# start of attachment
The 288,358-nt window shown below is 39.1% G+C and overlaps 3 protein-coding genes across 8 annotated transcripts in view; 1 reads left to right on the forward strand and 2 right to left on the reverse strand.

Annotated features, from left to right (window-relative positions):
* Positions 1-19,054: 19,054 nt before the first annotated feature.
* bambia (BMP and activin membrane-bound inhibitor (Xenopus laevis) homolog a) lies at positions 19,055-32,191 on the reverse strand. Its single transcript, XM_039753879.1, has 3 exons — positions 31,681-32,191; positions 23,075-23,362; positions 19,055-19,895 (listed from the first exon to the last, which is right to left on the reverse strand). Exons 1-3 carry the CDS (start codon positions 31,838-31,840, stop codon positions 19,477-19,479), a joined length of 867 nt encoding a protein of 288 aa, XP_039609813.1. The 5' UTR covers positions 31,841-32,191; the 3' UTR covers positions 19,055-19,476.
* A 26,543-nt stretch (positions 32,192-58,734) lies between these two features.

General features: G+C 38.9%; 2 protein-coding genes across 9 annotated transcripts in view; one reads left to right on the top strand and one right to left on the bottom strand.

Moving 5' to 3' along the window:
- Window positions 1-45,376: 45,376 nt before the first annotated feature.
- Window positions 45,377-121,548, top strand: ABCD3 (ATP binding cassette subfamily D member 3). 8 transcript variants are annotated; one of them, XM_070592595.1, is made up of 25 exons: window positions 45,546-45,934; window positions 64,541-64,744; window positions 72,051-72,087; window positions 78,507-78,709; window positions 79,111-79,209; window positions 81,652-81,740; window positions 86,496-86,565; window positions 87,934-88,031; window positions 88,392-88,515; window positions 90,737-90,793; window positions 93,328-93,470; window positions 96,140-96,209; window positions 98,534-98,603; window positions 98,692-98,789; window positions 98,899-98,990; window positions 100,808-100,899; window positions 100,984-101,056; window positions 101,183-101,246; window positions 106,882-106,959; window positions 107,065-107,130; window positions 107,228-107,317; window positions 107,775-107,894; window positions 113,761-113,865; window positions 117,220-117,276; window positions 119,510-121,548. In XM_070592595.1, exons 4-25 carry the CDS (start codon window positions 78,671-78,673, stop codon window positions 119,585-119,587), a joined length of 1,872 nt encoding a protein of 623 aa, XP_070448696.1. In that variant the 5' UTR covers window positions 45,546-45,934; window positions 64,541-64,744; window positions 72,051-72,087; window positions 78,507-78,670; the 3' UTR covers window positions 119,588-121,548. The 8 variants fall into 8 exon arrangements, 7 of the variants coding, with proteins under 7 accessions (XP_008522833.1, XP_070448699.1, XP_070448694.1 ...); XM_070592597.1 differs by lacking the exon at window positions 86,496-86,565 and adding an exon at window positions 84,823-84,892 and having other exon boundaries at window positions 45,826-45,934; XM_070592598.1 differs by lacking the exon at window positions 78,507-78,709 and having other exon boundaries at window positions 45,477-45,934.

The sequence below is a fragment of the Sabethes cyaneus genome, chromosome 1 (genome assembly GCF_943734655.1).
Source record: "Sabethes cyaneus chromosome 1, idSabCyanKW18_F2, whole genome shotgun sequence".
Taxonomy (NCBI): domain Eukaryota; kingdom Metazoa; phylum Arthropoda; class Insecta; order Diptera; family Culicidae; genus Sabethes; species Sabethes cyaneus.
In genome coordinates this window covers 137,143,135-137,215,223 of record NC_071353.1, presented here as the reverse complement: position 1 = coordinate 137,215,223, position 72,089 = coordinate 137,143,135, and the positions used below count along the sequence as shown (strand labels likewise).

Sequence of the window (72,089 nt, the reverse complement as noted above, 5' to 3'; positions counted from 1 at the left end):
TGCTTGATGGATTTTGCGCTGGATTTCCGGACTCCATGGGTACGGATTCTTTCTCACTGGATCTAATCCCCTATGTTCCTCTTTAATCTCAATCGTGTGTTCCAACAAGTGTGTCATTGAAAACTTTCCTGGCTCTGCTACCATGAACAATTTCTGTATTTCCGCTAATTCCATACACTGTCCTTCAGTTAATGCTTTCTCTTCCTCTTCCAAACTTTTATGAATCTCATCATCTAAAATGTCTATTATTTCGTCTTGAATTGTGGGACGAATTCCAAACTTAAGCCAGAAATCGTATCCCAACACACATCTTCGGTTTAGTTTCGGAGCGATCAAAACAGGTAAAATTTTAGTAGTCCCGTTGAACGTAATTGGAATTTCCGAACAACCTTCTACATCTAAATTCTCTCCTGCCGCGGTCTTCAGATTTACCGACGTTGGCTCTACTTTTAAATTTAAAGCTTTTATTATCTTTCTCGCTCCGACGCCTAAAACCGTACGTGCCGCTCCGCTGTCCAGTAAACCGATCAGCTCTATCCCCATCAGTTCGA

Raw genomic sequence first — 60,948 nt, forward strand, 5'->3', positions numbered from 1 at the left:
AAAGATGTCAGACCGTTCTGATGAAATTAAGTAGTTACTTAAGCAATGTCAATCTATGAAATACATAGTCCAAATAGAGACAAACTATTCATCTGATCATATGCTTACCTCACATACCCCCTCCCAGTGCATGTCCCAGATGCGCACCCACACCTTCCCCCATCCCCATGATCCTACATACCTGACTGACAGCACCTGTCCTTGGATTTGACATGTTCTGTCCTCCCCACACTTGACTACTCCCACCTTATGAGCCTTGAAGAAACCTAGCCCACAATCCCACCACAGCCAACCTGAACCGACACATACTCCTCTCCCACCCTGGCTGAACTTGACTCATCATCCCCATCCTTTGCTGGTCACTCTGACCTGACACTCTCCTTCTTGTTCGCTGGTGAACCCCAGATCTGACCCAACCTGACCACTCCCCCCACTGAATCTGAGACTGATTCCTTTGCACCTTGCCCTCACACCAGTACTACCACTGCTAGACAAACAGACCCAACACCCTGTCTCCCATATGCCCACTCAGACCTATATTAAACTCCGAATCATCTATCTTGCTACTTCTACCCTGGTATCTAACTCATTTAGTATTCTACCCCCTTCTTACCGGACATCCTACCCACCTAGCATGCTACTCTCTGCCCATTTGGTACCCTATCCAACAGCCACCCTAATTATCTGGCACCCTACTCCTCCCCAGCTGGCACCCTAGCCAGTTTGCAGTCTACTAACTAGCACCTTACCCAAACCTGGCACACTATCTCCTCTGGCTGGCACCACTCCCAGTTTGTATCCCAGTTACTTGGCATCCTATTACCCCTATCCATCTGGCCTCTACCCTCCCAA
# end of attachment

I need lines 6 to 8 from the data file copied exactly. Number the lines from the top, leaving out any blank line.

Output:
General features: G+C 38.9%; 2 protein-coding genes across 9 annotated transcripts in view; one reads left to right on the top strand and one right to left on the bottom strand.

Moving 5' to 3' along the window:
- Window positions 1-45,376: 45,376 nt before the first annotated feature.